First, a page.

Figure 1
Figure 1 Classification of circle of Willis anatomy. Type 0: Neither an anterior connection nor a posterior connection is present; Type 1: Only a posterior connection is present; Type 2: Only an anterior connection is present; Type 3: Both anterior and posterior connections are present. Note the black vessel represents the tested internal carotid artery.
Statistical analysis

We performed a univariate logistic analysis to determine the associations between each angiographic finding and the BTO result (positive vs negative). We calculated the sensitivity, specificity, accuracy, positive predictive value, and negative predictive value of ACA/MCA visualization by cross flow (poor vs good) and COW anatomy (poorly developed vs well-developed) for predicting the BTO result. For all analyses, P < 0.05 was considered significant.

RESULTS

Five patients (12%) were BTO-positive and the remaining 37 patients (88%) were BTO-negative. The BTO-induced abnormalities were hyposthenia (n = 3), aphasia (n = 3), loss of consciousness (n = 2), slow brain waves (n = 2) and facial paralysis (n = 1). In all patients, the neurological deficits disappeared immediately after balloon deflation.

Tables 1 and 2 summarize the visualization of the ACA and MCA, respectively. Among the four patients with poor ACA visualization, three (75%) were BTO-positive, whereas among the 38 cases with good ACA visualization, only two (5%) were BTO-positive (Table 1). Among the nine patients with poor MCA visualization, 5 (56%) were BTO-positive, whereas none (0%) of the 37 patients with good MCA visualization were BTO-positive. For both the ACA and the MCA, poor visualization by cross flow was significantly associated with a positive BTO result (P = 0.0051; 95%CI: 0.13-7.61 for ACA, P = 0.0002; 95%CI: 0.07-14.19 for MCA, respectively). Visualization of cross flow to the ACA (either poor or good) predicted BTO results with a sensitivity of 60.0%, a specificity of 97.3%, an accuracy of 92.9%, a positive predictive value (PPV) of 75.0%, and a negative predictive value (NPV) of 94.7%. Similarly, visualization of cross flow to the MCA showed a sensitivity of 100%, a specificity of 89.2%, an accuracy of 90.5%, a PPV of 55.6%, and an NPV of 100%.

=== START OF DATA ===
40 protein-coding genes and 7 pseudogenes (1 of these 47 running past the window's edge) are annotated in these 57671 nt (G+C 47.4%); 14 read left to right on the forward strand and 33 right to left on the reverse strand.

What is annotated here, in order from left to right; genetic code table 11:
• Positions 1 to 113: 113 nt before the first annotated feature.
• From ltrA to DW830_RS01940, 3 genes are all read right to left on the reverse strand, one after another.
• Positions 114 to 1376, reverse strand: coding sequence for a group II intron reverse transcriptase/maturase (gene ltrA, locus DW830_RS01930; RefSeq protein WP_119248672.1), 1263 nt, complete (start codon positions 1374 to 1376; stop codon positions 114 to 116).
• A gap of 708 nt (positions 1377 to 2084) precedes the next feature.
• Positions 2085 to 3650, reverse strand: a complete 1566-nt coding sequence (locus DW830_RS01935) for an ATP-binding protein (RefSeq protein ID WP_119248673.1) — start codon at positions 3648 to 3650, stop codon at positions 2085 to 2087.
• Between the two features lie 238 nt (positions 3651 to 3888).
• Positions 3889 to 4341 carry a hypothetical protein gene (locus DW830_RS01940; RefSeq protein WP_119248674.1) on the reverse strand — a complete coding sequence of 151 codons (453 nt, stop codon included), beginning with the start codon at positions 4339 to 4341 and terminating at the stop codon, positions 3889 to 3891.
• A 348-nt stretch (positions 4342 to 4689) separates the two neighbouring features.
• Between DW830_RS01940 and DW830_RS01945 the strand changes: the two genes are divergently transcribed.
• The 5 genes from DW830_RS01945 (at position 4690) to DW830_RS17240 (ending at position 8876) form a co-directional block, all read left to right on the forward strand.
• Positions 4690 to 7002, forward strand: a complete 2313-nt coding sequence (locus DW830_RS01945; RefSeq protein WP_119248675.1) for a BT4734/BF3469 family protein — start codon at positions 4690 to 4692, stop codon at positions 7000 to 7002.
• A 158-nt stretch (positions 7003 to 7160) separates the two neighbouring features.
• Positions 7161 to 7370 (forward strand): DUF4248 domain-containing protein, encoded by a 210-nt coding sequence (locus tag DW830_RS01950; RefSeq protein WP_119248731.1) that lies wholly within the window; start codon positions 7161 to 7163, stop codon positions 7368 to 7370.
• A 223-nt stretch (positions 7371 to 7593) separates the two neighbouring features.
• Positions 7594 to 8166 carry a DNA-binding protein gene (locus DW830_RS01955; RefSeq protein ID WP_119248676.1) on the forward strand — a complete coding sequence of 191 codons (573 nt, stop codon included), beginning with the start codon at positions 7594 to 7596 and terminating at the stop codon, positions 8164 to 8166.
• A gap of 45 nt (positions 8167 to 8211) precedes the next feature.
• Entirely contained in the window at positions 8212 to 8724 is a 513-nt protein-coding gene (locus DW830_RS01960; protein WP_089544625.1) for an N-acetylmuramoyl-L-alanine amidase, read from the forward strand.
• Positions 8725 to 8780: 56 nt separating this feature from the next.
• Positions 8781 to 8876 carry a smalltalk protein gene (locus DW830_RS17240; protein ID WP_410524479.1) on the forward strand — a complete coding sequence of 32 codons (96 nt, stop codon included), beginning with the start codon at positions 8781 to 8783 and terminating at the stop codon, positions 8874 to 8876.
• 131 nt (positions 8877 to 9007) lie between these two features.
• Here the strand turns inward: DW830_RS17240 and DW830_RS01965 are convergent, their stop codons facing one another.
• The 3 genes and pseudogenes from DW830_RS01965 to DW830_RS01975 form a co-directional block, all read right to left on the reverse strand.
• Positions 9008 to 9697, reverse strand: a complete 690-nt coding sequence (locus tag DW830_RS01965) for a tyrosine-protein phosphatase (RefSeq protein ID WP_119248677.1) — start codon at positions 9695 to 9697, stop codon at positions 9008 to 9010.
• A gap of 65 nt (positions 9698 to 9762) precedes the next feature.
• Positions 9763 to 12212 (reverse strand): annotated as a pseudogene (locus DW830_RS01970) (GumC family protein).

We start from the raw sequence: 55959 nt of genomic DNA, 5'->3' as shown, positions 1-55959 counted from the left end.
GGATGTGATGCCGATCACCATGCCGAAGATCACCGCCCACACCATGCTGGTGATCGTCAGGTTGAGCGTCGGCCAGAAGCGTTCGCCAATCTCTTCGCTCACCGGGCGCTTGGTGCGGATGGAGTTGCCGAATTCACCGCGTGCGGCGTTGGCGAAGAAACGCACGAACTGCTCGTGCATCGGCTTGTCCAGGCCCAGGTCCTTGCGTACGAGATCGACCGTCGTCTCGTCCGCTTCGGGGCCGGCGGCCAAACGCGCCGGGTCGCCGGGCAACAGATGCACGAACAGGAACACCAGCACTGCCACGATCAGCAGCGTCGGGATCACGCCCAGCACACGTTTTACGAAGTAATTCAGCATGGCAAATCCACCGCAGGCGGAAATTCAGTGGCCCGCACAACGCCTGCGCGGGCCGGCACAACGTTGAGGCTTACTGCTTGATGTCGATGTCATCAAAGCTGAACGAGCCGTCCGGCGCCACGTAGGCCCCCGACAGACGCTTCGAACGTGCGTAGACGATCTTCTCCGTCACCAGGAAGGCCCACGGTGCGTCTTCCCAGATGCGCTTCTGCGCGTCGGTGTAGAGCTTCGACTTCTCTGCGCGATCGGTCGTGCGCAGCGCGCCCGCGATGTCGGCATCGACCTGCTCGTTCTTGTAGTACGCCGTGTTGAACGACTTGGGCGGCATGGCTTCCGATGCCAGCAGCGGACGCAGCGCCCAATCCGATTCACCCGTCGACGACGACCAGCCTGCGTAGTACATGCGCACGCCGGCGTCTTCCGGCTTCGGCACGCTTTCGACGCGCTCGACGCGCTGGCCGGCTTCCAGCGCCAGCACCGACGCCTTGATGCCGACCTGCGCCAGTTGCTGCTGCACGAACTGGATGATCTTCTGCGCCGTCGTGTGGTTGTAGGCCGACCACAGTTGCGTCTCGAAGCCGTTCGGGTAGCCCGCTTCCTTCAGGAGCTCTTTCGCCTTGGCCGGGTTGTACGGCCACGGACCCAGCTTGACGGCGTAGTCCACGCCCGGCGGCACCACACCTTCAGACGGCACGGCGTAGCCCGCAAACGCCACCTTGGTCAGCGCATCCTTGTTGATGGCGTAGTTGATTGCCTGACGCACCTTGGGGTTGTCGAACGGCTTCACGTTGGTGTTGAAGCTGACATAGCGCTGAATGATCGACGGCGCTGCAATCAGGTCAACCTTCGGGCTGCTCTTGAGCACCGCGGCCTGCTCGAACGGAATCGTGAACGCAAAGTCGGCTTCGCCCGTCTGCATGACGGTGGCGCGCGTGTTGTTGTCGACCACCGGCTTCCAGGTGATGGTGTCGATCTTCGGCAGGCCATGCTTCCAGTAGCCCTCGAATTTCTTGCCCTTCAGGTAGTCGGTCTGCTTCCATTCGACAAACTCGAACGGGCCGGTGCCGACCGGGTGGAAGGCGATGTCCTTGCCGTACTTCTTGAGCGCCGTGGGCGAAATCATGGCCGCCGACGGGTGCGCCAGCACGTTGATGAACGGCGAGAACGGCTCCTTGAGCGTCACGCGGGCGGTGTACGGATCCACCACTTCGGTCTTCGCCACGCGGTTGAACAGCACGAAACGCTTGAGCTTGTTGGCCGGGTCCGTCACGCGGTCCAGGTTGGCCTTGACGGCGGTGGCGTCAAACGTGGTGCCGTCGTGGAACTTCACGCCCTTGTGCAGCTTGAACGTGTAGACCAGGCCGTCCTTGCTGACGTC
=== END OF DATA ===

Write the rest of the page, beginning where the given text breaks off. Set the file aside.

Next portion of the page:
Table 1 Results of anterior cerebral artery visualization by cross flow and the balloon test occlusion outcome.
ACA visualizationBTO-positive (%)BTO-negative (%)Total (%)
PoorGrade 02 (5)0 (0)2 (5)
Grade 10 (0)0 (0)0 (0)
Grade 21 (2)1 (2)2 (5)
GoodGrade 30 (0)5 (12)5 (12)
Grade 42 (5)31 (74)33 (78)
Total5 (12)37 (88)42 (100)
Table 2 Results of middle cerebral artery visualization by cross flow and the balloon test occlusion outcome.
MCA visualizationBTO-positive (%)BTO-negative (%)Total (%)
PoorGrade 03 (7)1 (2)4 (9)
Grade 11 (2)0 (0)1 (2)
Grade 21 (2)3 (7)4 (9)
GoodGrade 30 (0)12 (29)12 (29)
Grade 40 (0)21 (50)21 (50)
Total5 (12)37 (88)42 (100)
Figure 2
Figure 2 A 30-year-old patient with left skull base meningioma (Grade A4, M4; circle of Willis Type 3; balloon test occlusion negative). In the right internal carotid artery injection, both the anterior cerebral artery and the middle cerebral artery on the left are well visualized by a cross flow via the anterior communicating artery (A) and the posterior communicating artery (B).